Well, folks, I’m back again to talk even more about mental health. Why? Because October is Mental Health Awareness Month, and though it’s not always the flashiest of topics, it’s one of the most crucial ones.
We’ve talked about feeling isolated, we’ve talked about anxiety and feeling depressed, we’ve even talked about how to normalize your mental health journey. If you’ve tackled these topics and are now feeling ready to open the floodgates in your relationship, we’re here to talk about that too. A lot of what’s been talked about in previous posts can be applied here, and really to any situation where you want to open up about how you’re feeling or ask how someone else is feeling. However, when it comes to your romantic relationships, sometimes it just feels extra hard, and that’s okay!
You might be in a long term relationship, or you might be in a relationship that’s just blossoming, and regardless of timing, opening the lines of communication is always important. Of course, I’m no expert here, but as someone constantly working on this in my own life, here’s what works for me.
If You Want to Talk About Your Mental Health
It doesn’t matter how fluent you are in discussing your own emotions, it’s always hard to tell the people you love that you’re struggling. There’s no one way to go about this, but considering the following steps before getting into it can help you organize your thoughts and feelings.
Trying to dive right in and talk to your partner right away about your mental health can feel really overwhelming, and it can sometimes be really helpful to take some time and reflect on the specifics of how you’ve been feeling. When your emotions feel all over the place it can be hard to put things into words, so try and describe what’s going on to yourself first. Often, when I feel myself slipping into the deep end, I ask myself super honestly, “what are you feeling right now, and is there a reason why?” and I take some time to sit with that first before bringing it up. Of course, this isn’t necessary and sometimes ripping off the band-aid is what works, but checking in with yourself is usually productive and can allow you to be more specific about what you’re going through.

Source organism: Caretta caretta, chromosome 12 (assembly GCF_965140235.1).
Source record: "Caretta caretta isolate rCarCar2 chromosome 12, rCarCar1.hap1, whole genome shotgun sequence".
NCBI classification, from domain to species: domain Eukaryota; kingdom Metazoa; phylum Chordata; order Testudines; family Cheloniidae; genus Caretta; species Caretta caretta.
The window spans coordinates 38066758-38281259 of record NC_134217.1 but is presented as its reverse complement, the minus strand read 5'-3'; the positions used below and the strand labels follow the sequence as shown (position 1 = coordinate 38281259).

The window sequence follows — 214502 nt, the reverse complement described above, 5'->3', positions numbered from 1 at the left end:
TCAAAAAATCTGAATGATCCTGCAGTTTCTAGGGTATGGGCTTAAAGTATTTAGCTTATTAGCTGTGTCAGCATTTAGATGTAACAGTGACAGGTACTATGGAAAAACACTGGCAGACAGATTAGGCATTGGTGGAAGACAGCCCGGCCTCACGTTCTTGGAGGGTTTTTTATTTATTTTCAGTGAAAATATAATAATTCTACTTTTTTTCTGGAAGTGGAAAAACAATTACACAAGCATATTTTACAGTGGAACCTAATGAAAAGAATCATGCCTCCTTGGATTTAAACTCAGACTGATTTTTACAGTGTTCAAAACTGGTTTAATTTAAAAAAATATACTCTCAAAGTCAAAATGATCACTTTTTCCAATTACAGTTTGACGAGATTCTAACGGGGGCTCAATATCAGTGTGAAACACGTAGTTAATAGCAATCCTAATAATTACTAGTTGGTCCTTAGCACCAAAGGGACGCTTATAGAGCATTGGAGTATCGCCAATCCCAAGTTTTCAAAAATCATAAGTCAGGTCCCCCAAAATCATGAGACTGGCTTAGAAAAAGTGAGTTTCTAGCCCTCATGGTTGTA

This is easier said than done, but it doesn’t have to be the big dramatic reveal you’re probably building up in your head. If you’re feeling unsure of yourself, you can write it out beforehand or even send a text, but if it feels right, next time you’re asked how you’re doing just answer honestly. It might come as a bit of a shock to your partner, as we typically expect the answer “good” to the question “how are you?” but it’s crucial to be honest in order to make this line of communication feel normal. Even if you don’t know why you’re feeling the way you do, or it doesn’t make sense, try to express what’s going on as best you can!
Ask For What You Need
This is something that can take years to realize the importance of, so the sooner you can, the better! I can’t emphasize this enough, everyone needs different things to support their mental health, and the typical response is for the other person to offer the support they would want for themselves, which isn’t always what you actually want and need. Yes, it feels great when someone knows exactly what to do, but that’s often not the reality. Learning to ask for the support you need is a huge part of learning to talk about your mental health more openly.
If You Want to Talk About Their Mental Health